It is a complete delight from start to finish.
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2 of 3 people found the following review helpful By Ms. T. Fleming on 9 Nov. 2010
Format: Hardcover Verified Purchase
I love this book. If like me you are studying one of Fitzgerald's novels then this is a must. Great insight into the author, his life and his writing. Its really well
written, a joy to read.Really useful for essays on Fitzgerald's literature e.g. "The Great Gatsby", I got some fab quotes. My copy is second hand,£9.00, it arrived in excellent condition saving me £20.00 on new price.
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Most Helpful Customer Reviews on (beta) 15 reviews
43 of 43 people found the following review helpful
An excellent biography 23 May 2004
By Candace Scott - Published on
Format: Paperback
I've admired Fitzgerald all my life and regard his work as singularly underrated as time goes on. He was a brilliant and witty writer who could turn a phrase as well as any American author of the 20th century. This biography is the best I've ever read on Fitzgerald. It's particularly strong in the depiction of his gaudy, booze-soaked life with Zelda, especially when they were ex-pats living in France. Bruccoli really draws the reader in with deft descriptions of their marital rows, woes, break-ups and innumerable reconcilations. I was happy to see that their daughter, Scottie, was also illuminated so brilliantly.
The material on Sheila Graham, Scott's lover in Hollywood, was also intriguing. Graham's own book about Scott is a great read, but the author brings out elements to the story which Graham omitted. I was genuinely sad when Scott dies and the narrative concludes. The debauchery, booze and high times of the Flapper era are all here. This is a highly recommended, beautifully tribute to one of the great writers of the past 100 years.
27 of 28 people found the following review helpful
Some Kind of Wonderful 12 July 2006
By Fitzgerald Fan - Published on
Format: Paperback Verified Purchase
I am an absolute diehard fan of F. Scott Fitzgerald, both his life and his literature. So, I knew when I purchased this book I was bound to scrutinize its every nook and cranny. Well, my scrutiny proved to be a wasted effort. Without question, Matthew Bruccoli is the number one Fitzgerald scholar in the country, and after reading this biography, it is impossible to question why.
Bruccoli covers every aspect of Fitzgerald's life and includes several bits of correspondence to really give readers a look inside Fitzgerald's thinking. --Perhaps my favorite thing about the book is that it does not sentimentalize the author (which I myself have a habit of doing). Fitzgerald is spelled out here in all his glory, yet, we also get to see his unflattering side...paranoia, arrogance, unharnessed alcoholism, and downright neurosis.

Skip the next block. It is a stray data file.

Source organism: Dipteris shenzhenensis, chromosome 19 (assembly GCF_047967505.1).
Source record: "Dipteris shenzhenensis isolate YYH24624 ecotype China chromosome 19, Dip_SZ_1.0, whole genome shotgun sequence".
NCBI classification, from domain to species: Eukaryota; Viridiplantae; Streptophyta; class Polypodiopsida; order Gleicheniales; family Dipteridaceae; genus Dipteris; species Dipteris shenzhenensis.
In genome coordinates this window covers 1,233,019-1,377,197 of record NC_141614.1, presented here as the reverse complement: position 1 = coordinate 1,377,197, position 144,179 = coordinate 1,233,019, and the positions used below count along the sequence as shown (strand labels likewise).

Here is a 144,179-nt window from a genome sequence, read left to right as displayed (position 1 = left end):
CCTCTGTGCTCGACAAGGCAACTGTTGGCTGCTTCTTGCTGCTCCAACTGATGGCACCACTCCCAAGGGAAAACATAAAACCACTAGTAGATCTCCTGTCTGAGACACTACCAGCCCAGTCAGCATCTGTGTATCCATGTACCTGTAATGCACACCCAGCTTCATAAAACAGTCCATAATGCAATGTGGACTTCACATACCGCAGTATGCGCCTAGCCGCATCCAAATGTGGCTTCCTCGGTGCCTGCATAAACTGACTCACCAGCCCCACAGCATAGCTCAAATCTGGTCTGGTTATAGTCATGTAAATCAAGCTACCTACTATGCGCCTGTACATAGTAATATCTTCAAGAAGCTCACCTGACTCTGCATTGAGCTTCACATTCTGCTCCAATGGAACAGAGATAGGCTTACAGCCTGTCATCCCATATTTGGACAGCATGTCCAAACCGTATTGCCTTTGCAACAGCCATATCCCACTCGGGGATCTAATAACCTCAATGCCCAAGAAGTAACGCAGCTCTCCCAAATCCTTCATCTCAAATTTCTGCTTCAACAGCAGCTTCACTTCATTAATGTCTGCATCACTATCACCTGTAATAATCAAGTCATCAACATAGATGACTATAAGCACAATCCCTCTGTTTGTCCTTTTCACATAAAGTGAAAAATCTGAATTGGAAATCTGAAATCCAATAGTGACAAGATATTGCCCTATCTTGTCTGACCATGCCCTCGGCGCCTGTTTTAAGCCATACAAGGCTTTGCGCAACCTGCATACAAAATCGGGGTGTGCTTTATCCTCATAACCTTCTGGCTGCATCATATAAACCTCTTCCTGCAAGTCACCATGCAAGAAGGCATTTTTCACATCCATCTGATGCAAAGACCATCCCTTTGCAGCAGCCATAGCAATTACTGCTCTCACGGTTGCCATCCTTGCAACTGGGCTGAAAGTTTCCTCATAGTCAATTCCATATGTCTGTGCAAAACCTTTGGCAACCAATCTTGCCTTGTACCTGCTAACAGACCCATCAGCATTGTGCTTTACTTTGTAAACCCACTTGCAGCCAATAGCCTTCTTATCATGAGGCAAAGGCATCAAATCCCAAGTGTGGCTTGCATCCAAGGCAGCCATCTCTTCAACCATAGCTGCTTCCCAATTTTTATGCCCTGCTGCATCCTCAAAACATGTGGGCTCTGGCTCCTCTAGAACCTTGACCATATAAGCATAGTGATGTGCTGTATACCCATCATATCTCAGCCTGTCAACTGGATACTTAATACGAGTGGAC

F Scott Fitzgerald was a brilliant man whose life became legend. It is my humble opinion that Bruccoli has written the most thorough and best possible biography. Simply put, the read is fascinating. It might be 600 pages, but you will fly through it. It is "never dry" (like Fitzgerald :)) and always entertaining. For Fitzgerald fanatics like myself, this book is a must, but I am convinced that anyone who takes to "human interest" stories would find themselves engulfed in its pages.
Also recommended: "The Romantic Egoists"...a scrapbook collection put together concerning the lives of the Fitzgeralds. It is packed with pictures and is a wonderful companion to the biography. It was also published by Bruccoli.
22 of 25 people found the following review helpful
Thorough and honest - excellent! 20 Jun. 1999
By - Published on
Format: Hardcover
From the preeminent Fitzgerald scholar Matthew Bruccoli, this book's remarkable thoroghness and honesty is refreshing. Bruccoli gives the oft misunderstood Fitzgerald a human, albeit, reverent study, exploring beyond the overemphasized alcoholism into the realms of insecurity and sensitivity that had an indelible effect on Fitzgerald's work. The book reads well, without the burden of overly scholarly analysis, making it suitable reading either for doctoral study or simply for a summer beach day.
6 of 6 people found the following review helpful
Excellent Reference Book but Choppy on Its Own as a Story 18 Dec. 2005
By J. Robinson - Published on
Format: Paperback